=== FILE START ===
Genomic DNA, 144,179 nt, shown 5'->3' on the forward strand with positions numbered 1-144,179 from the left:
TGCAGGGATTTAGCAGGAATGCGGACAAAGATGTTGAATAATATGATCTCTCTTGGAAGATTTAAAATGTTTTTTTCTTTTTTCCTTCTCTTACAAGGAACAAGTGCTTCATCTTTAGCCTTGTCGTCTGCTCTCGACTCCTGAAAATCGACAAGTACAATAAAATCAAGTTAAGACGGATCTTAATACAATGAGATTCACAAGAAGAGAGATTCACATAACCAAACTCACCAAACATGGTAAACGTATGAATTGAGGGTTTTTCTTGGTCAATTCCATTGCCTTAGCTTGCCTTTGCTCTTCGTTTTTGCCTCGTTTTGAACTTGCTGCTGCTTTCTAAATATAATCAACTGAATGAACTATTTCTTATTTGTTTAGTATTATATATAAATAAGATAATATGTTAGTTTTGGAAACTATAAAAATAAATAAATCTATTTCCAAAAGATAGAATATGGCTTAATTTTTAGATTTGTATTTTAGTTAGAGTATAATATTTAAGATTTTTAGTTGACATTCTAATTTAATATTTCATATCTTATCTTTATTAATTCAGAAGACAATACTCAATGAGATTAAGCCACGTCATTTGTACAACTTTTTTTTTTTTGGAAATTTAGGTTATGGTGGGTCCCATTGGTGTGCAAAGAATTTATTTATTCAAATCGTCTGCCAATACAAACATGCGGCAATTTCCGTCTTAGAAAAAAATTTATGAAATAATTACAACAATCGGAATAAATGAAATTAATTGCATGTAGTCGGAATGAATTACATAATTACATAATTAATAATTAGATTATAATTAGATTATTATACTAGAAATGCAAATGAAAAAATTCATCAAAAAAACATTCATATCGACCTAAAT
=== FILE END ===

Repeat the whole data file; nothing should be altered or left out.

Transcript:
Genomic DNA, 144,179 nt, shown 5'->3' on the forward strand with positions numbered 1-144,179 from the left:
TGCAGGGATTTAGCAGGAATGCGGACAAAGATGTTGAATAATATGATCTCTCTTGGAAGATTTAAAATGTTTTTTTCTTTTTTCCTTCTCTTACAAGGAACAAGTGCTTCATCTTTAGCCTTGTCGTCTGCTCTCGACTCCTGAAAATCGACAAGTACAATAAAATCAAGTTAAGACGGATCTTAATACAATGAGATTCACAAGAAGAGAGATTCACATAACCAAACTCACCAAACATGGTAAACGTATGAATTGAGGGTTTTTCTTGGTCAATTCCATTGCCTTAGCTTGCCTTTGCTCTTCGTTTTTGCCTCGTTTTGAACTTGCTGCTGCTTTCTAAATATAATCAACTGAATGAACTATTTCTTATTTGTTTAGTATTATATATAAATAAGATAATATGTTAGTTTTGGAAACTATAAAAATAAATAAATCTATTTCCAAAAGATAGAATATGGCTTAATTTTTAGATTTGTATTTTAGTTAGAGTATAATATTTAAGATTTTTAGTTGACATTCTAATTTAATATTTCATATCTTATCTTTATTAATTCAGAAGACAATACTCAATGAGATTAAGCCACGTCATTTGTACAACTTTTTTTTTTTTGGAAATTTAGGTTATGGTGGGTCCCATTGGTGTGCAAAGAATTTATTTATTCAAATCGTCTGCCAATACAAACATGCGGCAATTTCCGTCTTAGAAAAAAATTTATGAAATAATTACAACAATCGGAATAAATGAAATTAATTGCATGTAGTCGGAATGAATTACATAATTACATAATTAATAATTAGATTATAATTAGATTATTATACTAGAAATGCAAATGAAAAAATTCATCAAAAAAACATTCATATCGACCTAAAT